The Witch (2016)

A Puritan nightmare made flesh and blood, “The Witch” transports its audience to Colonial New England where a creeping fear threatens to corrupt and destroy an isolated family.

First time feature writer/director, Robert Eggers’The Witch,” is the first serious horror film of 2016. It has more in common with Nathaniel Hawthorne than it does with James Wan (“Insidious,” “The Conjuring”), so don’t expect jump scares, loud stingers on the soundtrack or anything conventionally scary. In that regard, “The Witch” adheres closer to Guillermo del Toro’sCrimson Peak,” with style and psychological substance trumping shock tactics throughout.

There’s real witchcraft and devilry just beyond the tree line of the dark forest, but some of the most horrific acts committed in “The Witch” don’t come as the result of demonic incantations but instead come at the hands of human weakness and misguided zealotry.

Anya Taylor-Joy plays a young Puritan girl named Thomasin who is coming of age in the early 1630’s in New England. Her father, William (Ralph Ineson), is forced to relocate his family from the thriving colonial village where they’ve been living because his rigid Puritanical beliefs are too fanatical even for the community of other pilgrims who left England fleeing religious persecution.

William packs a small wagon with his wife, Thomasin, her brother Caleb, two younger twins and a newborn baby, and forges a trail into the wilderness in search of a new home. Finally settling on an isolated clearing just in front of a densely wooded area, the family builds a cabin and begins planting corn and raising livestock in the hopes of surviving the coming winter alone.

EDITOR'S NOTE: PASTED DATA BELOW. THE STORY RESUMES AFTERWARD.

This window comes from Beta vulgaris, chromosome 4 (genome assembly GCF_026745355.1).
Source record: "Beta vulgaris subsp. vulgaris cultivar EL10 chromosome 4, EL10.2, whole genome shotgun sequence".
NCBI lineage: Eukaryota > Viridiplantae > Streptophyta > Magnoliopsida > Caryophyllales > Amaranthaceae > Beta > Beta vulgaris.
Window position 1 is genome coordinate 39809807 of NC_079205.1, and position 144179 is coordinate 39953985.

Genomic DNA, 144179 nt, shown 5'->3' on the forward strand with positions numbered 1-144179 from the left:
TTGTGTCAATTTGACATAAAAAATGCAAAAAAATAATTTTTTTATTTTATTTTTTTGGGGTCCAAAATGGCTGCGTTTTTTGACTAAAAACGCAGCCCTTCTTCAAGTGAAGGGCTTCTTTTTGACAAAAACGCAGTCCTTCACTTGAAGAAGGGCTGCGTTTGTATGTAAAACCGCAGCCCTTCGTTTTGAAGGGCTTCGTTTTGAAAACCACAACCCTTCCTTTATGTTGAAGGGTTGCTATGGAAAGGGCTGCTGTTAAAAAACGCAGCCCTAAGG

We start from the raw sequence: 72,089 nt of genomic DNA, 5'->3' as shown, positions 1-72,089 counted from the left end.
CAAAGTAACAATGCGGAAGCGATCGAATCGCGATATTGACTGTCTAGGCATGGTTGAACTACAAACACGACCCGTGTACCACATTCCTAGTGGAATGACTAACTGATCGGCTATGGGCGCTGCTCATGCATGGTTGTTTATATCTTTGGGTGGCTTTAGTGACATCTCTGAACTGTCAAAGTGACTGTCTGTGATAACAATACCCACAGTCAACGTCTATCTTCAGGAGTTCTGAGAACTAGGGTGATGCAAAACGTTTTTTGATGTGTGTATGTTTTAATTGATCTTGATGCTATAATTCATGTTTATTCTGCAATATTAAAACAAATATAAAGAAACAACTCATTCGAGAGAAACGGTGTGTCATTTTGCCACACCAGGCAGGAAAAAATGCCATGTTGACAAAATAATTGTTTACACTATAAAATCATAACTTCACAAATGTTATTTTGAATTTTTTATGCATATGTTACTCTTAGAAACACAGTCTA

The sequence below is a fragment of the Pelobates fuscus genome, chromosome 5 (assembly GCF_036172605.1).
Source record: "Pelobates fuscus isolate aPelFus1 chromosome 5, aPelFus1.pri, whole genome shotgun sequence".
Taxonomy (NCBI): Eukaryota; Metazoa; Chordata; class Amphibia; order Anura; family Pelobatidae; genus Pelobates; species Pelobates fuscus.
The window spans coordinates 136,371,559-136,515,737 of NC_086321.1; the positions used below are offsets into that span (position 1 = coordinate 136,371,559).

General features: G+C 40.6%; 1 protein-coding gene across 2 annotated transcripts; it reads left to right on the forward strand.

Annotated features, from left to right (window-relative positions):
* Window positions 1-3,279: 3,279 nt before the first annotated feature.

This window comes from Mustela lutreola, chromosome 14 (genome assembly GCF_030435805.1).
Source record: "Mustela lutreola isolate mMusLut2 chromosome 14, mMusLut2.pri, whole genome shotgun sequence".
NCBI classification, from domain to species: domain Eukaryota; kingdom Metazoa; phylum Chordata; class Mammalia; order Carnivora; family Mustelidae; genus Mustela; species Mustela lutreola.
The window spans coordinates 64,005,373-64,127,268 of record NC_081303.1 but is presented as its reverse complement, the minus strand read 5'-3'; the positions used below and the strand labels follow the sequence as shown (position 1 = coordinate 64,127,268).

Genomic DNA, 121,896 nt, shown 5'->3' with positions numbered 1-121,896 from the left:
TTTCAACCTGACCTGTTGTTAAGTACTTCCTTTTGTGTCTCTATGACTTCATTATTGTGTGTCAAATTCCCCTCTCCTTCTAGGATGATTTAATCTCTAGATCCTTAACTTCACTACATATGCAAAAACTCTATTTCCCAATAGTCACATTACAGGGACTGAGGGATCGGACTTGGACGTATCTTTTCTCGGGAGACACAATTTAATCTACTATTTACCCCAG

One fated twilight, Thomasin is put in charge of caring for baby Samuel and during an innocent game of peek-a-boo, the infant is mysteriously whisked away by a cloaked figure into the dark woods. It’s a tragedy distressing enough to disrupt the mental health of the family, causing Thomasin’s mother to enter a near catatonic state of fevered prayer and her father to begin to wonder if the Devil has taken root in his new home.

There’s never really a question about whether or not the Devil is real or witchcraft exists. Early on we’re shown a hag use the blood of a newborn to transform into a raven and later Caleb finds the rejuvenated witch’s hut deep in the forest. The forces of Satan are very real in this tale which borrows liberally from colonial era folklore and myth. The slow building horror of “The Witch” is conjured by the degree of absolute realism with which the forces of darkness are revealed. It’s no wonder that the film has been given an endorsement by the Satanic Temple, who are hosting screenings across the country.

As the family breaks down, little white lies told to each other take a heavy toll on their psychological wellbeing, and even the family’s goat, Black Philip, begins to take on Satanic characteristics.

“The Witch” works on several levels as a period drama, a supernatural horror film, a coming-of-age feminist study and the origin story of a witch who instead of damnation may have found a new awakening of freedom in an ancient circle. Some may even find this film dangerous on spiritual grounds. It’s certainly not the standard weekend fare usually presented in stadium seating multiplex cinemas, and will certainly perplex and likely frustrate viewers just looking for a “scary movie” to grab the arm of their significant other for a fun night at the movies.

This film digs deeper and seeks to haunt you longer than the usual weekend spookshow, and it succeeds in all the ways that the very best films about witchcraft claw into the most Puritanical parts of the human brain, unlocking forgotten fears from ages long past. Highly recommended!

The Phantom of The Ville

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